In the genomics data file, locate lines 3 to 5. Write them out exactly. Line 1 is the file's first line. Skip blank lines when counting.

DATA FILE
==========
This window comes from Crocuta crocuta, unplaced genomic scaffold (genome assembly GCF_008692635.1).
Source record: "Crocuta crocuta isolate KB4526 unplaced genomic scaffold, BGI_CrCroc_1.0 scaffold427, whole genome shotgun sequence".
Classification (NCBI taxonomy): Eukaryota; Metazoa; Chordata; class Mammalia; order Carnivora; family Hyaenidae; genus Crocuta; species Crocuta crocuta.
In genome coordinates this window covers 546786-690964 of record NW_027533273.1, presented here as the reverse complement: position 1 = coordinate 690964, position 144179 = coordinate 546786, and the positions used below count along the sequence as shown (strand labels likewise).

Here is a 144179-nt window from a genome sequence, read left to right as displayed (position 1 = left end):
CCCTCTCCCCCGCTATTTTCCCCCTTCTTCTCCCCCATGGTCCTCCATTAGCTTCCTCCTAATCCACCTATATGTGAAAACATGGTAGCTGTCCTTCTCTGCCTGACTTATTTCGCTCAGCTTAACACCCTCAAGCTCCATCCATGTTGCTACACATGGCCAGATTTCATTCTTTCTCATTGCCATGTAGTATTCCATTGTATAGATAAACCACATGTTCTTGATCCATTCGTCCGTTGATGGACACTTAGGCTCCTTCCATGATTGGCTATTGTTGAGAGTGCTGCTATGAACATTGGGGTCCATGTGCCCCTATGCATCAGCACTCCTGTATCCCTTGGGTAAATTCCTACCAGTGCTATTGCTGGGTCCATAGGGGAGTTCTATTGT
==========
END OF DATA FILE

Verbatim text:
Classification (NCBI taxonomy): Eukaryota; Metazoa; Chordata; class Mammalia; order Carnivora; family Hyaenidae; genus Crocuta; species Crocuta crocuta.
In genome coordinates this window covers 546786-690964 of record NW_027533273.1, presented here as the reverse complement: position 1 = coordinate 690964, position 144179 = coordinate 546786, and the positions used below count along the sequence as shown (strand labels likewise).

Here is a 144179-nt window from a genome sequence, read left to right as displayed (position 1 = left end):